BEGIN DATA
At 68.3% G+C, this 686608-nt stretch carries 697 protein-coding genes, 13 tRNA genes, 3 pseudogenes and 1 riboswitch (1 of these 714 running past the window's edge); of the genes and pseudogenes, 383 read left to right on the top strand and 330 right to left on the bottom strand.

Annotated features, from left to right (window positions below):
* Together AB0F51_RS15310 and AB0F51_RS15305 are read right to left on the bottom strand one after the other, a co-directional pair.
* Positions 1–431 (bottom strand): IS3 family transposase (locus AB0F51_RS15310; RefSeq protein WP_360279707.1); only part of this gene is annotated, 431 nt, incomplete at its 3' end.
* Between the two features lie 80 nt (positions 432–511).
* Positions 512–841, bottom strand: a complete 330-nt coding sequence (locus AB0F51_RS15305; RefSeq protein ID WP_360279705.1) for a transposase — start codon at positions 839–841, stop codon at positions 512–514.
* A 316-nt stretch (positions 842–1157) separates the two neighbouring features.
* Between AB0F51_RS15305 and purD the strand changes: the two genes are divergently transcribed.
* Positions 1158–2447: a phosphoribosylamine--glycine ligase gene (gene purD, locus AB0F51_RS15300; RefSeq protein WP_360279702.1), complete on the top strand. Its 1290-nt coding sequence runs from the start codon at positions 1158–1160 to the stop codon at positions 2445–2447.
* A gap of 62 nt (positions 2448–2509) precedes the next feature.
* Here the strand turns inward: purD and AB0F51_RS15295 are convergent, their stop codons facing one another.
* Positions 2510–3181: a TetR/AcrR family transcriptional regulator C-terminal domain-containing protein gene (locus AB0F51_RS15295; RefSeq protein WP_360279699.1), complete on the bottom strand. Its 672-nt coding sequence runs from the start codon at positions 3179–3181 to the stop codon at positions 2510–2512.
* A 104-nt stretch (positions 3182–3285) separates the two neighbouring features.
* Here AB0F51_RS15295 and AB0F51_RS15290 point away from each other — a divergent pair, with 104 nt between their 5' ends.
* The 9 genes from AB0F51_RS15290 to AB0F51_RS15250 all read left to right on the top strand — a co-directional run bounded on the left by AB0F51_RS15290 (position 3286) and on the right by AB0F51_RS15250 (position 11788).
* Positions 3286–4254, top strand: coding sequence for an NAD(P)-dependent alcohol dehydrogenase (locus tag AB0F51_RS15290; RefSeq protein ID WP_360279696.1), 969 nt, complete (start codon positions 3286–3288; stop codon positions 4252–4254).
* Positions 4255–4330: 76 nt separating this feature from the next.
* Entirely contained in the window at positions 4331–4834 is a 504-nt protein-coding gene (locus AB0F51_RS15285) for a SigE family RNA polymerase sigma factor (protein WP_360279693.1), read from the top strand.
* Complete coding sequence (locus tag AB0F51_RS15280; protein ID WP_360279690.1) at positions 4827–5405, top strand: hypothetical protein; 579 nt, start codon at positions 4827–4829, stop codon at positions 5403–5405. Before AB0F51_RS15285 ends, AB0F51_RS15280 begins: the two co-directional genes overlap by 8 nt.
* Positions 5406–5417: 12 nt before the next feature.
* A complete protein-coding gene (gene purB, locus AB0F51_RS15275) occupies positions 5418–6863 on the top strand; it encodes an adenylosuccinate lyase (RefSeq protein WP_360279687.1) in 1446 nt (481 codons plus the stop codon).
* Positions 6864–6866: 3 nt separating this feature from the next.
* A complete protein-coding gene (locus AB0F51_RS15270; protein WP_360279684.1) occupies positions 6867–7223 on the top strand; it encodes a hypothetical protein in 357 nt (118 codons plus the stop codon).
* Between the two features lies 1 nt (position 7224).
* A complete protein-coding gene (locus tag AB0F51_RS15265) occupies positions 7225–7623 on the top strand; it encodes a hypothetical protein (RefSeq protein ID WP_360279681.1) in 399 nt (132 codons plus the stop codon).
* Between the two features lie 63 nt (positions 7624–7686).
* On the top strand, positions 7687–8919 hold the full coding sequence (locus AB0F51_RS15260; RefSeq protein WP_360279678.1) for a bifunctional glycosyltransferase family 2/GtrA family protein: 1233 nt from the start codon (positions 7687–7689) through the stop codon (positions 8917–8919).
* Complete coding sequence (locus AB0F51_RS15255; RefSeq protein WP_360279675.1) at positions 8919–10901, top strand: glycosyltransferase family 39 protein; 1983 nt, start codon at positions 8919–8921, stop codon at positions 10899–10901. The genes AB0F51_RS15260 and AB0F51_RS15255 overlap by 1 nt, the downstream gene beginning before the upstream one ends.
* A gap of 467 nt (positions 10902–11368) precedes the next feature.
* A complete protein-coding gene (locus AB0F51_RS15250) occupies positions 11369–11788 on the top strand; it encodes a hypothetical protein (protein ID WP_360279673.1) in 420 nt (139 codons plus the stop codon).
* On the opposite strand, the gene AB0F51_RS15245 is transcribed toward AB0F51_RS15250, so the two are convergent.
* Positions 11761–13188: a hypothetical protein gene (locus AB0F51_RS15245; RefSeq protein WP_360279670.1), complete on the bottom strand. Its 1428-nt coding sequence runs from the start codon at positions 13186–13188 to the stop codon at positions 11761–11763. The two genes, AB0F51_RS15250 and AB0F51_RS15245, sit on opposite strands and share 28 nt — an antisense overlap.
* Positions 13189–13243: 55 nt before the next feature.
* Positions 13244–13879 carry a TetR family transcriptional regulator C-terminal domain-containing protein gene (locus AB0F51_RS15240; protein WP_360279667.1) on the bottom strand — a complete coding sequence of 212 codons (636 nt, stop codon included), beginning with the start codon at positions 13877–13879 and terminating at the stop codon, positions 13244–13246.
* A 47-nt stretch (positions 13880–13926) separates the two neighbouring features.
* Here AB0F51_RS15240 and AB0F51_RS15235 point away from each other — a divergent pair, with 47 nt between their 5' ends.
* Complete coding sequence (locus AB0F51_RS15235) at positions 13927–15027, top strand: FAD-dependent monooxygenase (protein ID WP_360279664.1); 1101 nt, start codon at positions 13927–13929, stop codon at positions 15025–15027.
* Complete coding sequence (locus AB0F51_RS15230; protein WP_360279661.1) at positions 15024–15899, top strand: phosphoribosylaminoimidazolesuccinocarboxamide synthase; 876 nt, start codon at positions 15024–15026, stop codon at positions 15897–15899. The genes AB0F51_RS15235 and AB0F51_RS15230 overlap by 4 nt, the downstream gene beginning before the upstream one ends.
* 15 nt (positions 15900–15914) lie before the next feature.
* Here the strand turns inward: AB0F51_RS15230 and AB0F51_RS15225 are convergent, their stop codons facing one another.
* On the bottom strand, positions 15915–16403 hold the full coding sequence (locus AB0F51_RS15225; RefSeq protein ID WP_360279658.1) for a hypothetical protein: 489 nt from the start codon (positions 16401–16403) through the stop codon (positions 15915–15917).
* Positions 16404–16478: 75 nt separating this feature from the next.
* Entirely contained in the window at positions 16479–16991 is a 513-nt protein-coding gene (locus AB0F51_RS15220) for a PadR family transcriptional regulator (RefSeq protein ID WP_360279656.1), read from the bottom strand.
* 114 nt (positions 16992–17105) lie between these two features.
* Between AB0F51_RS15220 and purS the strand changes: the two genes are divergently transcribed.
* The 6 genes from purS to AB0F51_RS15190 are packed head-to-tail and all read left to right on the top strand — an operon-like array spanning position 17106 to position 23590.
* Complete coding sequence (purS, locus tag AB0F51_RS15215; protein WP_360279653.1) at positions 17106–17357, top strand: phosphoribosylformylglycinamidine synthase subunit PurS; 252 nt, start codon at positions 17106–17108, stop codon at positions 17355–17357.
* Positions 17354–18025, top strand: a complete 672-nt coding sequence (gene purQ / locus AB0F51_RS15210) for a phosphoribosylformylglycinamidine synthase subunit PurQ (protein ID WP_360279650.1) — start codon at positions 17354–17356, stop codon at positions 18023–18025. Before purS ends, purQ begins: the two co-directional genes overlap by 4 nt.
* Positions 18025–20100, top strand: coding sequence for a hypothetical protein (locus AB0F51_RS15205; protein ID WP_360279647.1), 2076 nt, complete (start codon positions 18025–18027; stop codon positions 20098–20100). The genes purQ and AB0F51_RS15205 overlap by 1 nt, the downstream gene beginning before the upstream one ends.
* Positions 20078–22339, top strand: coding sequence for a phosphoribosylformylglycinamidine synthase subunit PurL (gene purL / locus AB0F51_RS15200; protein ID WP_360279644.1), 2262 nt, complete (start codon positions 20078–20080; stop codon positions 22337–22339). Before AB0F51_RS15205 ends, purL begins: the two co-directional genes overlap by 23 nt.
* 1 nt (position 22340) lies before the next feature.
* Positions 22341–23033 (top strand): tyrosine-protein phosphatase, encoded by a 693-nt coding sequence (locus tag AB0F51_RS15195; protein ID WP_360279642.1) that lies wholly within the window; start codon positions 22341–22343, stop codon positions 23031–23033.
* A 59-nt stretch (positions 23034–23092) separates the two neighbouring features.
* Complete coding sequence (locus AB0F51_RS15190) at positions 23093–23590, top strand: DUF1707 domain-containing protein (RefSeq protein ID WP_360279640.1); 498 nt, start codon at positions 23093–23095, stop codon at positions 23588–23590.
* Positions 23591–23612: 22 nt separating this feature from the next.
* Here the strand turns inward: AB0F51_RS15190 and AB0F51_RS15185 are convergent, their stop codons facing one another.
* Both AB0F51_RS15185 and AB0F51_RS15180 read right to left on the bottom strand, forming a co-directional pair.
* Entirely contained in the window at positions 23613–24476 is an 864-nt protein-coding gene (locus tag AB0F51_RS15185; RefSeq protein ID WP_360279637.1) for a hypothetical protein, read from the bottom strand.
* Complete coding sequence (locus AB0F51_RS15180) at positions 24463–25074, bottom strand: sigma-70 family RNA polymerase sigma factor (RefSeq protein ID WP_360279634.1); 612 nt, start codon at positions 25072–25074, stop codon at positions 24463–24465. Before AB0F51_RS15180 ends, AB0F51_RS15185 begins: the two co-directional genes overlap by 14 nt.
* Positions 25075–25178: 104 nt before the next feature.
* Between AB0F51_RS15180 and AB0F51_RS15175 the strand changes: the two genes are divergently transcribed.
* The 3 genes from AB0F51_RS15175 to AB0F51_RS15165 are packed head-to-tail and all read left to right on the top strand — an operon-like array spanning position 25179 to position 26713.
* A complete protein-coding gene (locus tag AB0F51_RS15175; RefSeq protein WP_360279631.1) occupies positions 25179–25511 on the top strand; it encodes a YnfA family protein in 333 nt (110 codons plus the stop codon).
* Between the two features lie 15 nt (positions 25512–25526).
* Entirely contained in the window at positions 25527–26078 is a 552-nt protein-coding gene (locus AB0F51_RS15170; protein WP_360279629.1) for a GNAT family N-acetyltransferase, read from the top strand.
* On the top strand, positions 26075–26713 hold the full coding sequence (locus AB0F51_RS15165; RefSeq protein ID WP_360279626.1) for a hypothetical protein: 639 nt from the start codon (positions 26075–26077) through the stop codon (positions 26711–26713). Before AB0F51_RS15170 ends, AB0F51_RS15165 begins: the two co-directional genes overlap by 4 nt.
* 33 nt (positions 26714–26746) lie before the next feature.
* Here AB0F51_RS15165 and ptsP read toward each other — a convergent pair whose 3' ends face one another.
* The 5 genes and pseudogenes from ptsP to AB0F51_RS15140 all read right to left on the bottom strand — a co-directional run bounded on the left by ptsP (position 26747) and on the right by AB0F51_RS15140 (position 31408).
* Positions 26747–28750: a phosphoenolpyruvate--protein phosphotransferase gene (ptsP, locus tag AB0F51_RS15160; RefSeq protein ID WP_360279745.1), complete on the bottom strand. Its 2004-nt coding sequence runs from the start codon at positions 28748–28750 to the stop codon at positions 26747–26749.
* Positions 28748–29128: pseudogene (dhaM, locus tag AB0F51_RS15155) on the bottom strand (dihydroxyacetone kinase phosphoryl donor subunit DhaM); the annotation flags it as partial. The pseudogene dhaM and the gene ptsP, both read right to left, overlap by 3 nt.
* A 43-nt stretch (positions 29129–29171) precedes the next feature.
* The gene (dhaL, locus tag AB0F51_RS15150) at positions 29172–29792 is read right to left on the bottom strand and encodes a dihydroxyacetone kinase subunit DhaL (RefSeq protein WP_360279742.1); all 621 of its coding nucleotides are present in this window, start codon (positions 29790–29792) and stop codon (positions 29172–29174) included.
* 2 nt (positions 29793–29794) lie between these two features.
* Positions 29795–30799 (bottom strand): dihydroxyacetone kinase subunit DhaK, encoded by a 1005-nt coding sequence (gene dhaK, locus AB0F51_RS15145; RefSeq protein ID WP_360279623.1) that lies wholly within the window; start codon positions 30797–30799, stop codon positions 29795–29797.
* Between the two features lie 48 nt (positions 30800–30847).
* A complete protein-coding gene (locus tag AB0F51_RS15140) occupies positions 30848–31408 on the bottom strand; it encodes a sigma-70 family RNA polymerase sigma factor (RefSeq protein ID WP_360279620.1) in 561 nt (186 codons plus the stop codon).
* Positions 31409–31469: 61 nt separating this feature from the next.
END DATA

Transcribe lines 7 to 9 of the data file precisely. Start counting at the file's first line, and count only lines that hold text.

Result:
* A 316-nt stretch (positions 842–1157) separates the two neighbouring features.
* Between AB0F51_RS15305 and purD the strand changes: the two genes are divergently transcribed.
* Positions 1158–2447: a phosphoribosylamine--glycine ligase gene (gene purD, locus AB0F51_RS15300; RefSeq protein WP_360279702.1), complete on the top strand. Its 1290-nt coding sequence runs from the start codon at positions 1158–1160 to the stop codon at positions 2445–2447.